St. Elizabeth's is a home for unwed mothers in the 1960s. Life there is not unpleasant, and for most, it is temporary. Not so for Rose, a beautiful, mysterious woman who comes to the home pregnant but not unwed. She plans to give up her baby because she knows she cannot be the mother it needs.
But St. Elizabeth's is near a healing spring, and when Rose's time draws near, she cannot go through with her plans, not all of them. And she cannot remain forever untouched by what she has left behind...and who she has become in the leaving.
©1992 Ann Patchett (P)2007 HarperCollins Publishers
"Thoughtful....a complex character study." (Library Journal)
"In an assured, warm, and graceful style, a moving novel that touches on the healing powers of chance sanctuaries of love and fancy in the acrid realities of living." (Kirkus Reviews)
I liked this book but yet was disappointed. Reading other reviews one in particular stuck in my mind and I agree with it. I don't like people like Rose in real life and I didn't like this character. I couldn't understand how she could do those things to the most important people in her life. And, I couldn't understand how the people around Rose could love a person like her so much when she offered so little emotionally to them. I may have missed the point (am not sure if I got it or not) but they were all liars in one way or another so I guess they could overlook this. I was waiting for some kind of revelation to Cecelia at the end of the book and was disappointed when her father just kind of left. I felt I was left hanging by the "sign from God" explanation - I just didn't get it.
I dislike books where there are no likable characters - unfortunately this is one. While there are many characters that evoke sympathy from the reader, the book overall is a depiction of one unfortunate character after another passing through life with their own struggle, each isolated in a unique way. It would have been helpful to have shown the reason for this more clearly -- certainly the ending doesn't do it. But there is just no getting around the fact that it is a sad story.
That said, it is well-written and well-crafted. Patchett has taken difficult subject matter and woven a story through the viewpoint of three characters, each a unique voice. The weaving together of their lives is honest and believable. The story is rich in symbolism that remains subtle throughout.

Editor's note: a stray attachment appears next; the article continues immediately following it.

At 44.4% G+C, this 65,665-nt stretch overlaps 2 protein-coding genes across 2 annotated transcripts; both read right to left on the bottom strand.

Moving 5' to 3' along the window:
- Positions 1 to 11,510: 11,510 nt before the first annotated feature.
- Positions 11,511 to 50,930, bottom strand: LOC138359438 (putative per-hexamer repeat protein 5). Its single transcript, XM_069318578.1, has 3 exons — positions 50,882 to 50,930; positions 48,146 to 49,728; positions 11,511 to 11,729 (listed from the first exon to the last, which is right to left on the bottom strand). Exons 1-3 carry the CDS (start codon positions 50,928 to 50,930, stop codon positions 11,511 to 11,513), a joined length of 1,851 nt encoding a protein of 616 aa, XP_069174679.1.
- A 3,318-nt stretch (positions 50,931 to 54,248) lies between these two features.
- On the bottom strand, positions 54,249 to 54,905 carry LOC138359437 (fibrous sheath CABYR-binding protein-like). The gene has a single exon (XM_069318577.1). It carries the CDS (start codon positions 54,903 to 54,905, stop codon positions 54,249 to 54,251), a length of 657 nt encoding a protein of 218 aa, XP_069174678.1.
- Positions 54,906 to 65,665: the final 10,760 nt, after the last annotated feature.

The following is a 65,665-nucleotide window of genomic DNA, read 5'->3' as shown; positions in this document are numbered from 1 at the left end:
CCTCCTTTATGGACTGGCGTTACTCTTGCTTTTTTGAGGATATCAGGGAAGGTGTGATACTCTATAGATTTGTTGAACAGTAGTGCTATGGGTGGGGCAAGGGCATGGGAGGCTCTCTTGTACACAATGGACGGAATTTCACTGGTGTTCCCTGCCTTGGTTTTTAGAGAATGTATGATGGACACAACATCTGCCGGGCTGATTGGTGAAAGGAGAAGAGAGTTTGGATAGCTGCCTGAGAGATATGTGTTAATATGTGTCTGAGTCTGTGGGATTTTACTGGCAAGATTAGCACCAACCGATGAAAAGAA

I could have bailed out several times along the way, but I kept coming back, intrigued to know "what happened next." I'm glad I lasted to the end. The ending may be less than satisfying but then the entire story is. Nevertheless it does provide an ultimate resolution that it would be a shame to miss.
Ann Patchett has had finer moments. Her main character is so closed that she is hard to understand, and i didn't connect as much to this as I have to her other books. "Run" is my all time favorite of hers!
Say something about yourself!
I loved this book! Great story, great narration! I was hooked! This is my favorite Ann Patchett novel behind, "State of Wonder." I also really like "The Magician's Assistant," but this one is better. Happy listening!
Great story, great reader
I love Ann Patchett's stories
Patron Saint of Liars.
Thanks, it was a great experience listening to this book.
A story line VS just rambling
I loved the State of Wonder and Disliked Patron Saint of Liars - so maybe
the child Cecilia
boredom and hopelessness
These audiobooks are so hard to listen to when the narrator is bad! I don't undertand why they aren't chosen more carefully?
Accent was so unauthentically Southern....
I've listened to a few other Patchett books--Bel Canto was my favorite, I also liked State of Wonder and The Magician's Assistant. I found The Patron Saint of Liars rather disappointing. Patchett still has a beautiful flow to her writing, but I found the character arcs unsatisfying and the ending was baffling and inconclusive.
Still, it could be your cup of tea, and it's worth a try if you're a Patchett fan. Solid narration.
I LOVE Ann Patchett, but this novel left me disappointed. Ann Patchett has a way of making her characters completely relatable. Even though they could not be less similar to you, you find yourself completely invested in him/her. I could not relate to the main character in this book, however. Instead, I came to despise her. I was also disappointed in the ending -- or lack there of. Too bad.
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